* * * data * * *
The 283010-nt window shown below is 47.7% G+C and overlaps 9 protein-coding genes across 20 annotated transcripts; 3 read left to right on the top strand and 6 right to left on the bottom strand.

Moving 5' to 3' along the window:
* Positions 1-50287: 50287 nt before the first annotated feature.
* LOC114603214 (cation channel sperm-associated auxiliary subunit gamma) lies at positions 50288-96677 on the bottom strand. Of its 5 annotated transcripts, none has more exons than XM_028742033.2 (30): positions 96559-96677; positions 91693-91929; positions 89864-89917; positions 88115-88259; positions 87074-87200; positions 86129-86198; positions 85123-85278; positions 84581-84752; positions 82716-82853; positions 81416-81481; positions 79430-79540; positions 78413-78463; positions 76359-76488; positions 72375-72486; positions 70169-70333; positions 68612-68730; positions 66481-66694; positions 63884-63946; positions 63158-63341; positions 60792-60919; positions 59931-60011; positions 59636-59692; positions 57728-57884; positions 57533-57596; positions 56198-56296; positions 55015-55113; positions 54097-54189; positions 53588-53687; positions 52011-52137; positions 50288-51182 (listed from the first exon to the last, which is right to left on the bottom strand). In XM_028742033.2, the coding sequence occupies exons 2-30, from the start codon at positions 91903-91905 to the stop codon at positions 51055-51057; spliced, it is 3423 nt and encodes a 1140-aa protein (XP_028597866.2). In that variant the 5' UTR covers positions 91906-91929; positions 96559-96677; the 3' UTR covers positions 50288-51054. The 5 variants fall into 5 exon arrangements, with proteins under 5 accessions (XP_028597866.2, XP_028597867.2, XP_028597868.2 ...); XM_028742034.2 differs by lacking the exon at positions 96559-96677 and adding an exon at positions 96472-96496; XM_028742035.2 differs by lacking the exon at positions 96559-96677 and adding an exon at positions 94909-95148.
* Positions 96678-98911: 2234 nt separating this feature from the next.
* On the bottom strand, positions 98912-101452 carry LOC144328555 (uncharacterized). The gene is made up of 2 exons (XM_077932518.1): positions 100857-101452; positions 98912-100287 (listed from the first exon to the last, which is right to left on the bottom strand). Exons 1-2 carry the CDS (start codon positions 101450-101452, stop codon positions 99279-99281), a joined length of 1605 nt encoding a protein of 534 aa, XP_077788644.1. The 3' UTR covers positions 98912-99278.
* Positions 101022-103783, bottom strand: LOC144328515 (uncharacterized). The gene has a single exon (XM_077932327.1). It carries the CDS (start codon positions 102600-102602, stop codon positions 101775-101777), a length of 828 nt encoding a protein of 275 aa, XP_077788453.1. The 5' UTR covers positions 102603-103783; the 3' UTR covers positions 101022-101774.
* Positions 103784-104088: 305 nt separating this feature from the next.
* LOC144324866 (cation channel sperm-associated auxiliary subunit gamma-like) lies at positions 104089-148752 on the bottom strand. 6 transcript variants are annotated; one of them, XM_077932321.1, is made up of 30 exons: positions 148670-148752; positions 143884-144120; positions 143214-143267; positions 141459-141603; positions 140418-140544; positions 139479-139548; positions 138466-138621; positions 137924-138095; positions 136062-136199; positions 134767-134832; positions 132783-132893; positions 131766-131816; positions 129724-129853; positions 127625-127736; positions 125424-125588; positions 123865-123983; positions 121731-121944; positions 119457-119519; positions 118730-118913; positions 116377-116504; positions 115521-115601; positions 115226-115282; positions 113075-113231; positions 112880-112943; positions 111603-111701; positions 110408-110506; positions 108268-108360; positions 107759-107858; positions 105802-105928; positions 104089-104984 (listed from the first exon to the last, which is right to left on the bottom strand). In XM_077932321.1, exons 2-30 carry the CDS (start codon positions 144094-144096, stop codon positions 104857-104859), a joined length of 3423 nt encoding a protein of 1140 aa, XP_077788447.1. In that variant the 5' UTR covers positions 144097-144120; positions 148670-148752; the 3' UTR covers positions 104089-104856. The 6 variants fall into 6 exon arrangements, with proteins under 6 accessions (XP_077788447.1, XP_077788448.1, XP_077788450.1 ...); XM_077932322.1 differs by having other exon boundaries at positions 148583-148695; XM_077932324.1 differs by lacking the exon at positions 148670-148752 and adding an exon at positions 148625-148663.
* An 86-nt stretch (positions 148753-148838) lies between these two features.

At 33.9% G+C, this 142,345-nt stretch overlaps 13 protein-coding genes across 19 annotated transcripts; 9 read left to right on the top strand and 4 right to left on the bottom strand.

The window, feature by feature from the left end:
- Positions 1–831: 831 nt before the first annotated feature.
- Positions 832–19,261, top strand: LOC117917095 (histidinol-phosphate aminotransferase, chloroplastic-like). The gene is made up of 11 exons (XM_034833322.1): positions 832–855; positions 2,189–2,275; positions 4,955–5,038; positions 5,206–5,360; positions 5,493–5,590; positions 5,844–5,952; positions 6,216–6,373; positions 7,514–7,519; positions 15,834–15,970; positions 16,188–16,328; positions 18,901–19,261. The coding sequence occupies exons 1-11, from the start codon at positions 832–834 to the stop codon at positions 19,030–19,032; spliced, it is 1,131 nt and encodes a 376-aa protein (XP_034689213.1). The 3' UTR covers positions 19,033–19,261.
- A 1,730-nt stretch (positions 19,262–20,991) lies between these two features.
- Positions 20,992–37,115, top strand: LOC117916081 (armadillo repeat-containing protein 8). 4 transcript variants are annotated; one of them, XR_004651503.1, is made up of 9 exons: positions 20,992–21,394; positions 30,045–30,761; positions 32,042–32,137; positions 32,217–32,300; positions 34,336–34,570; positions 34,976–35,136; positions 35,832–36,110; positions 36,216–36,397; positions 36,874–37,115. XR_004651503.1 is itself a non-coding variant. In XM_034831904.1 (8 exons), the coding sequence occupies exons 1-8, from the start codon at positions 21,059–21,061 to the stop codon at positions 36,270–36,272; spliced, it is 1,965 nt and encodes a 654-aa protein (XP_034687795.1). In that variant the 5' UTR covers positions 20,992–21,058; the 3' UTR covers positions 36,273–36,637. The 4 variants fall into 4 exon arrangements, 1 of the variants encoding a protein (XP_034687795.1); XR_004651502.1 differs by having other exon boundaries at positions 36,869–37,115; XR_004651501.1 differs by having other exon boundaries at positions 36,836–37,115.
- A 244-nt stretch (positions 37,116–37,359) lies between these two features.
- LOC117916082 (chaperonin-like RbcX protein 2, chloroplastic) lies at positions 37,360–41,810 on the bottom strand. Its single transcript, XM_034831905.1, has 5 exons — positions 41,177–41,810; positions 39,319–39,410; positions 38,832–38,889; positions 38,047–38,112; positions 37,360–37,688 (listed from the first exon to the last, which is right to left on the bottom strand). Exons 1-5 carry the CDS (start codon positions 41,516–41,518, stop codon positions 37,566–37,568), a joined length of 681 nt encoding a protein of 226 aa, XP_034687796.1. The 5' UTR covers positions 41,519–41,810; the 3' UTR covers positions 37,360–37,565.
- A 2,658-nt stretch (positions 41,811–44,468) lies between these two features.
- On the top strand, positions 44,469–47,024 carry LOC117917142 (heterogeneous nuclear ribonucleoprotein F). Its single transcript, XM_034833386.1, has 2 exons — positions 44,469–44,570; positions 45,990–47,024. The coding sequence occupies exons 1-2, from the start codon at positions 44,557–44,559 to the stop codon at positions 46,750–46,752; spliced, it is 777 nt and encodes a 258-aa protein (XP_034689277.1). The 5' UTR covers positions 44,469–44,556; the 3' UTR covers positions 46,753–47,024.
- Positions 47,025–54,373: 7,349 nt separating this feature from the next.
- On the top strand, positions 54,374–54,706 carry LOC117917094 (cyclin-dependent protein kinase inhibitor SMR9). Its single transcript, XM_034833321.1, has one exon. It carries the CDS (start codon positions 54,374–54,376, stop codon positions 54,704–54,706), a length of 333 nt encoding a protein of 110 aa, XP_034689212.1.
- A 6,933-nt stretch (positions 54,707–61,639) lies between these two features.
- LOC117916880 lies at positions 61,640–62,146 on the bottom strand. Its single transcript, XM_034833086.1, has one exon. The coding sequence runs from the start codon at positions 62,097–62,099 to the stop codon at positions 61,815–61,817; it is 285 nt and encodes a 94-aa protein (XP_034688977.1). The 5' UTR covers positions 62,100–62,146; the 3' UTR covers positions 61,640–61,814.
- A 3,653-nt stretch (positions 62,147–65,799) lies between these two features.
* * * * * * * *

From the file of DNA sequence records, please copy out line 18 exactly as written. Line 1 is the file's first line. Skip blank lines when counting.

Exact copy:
- LOC117916082 (chaperonin-like RbcX protein 2, chloroplastic) lies at positions 37,360–41,810 on the bottom strand. Its single transcript, XM_034831905.1, has 5 exons — positions 41,177–41,810; positions 39,319–39,410; positions 38,832–38,889; positions 38,047–38,112; positions 37,360–37,688 (listed from the first exon to the last, which is right to left on the bottom strand). Exons 1-5 carry the CDS (start codon positions 41,516–41,518, stop codon positions 37,566–37,568), a joined length of 681 nt encoding a protein of 226 aa, XP_034687796.1. The 5' UTR covers positions 41,519–41,810; the 3' UTR covers positions 37,360–37,565.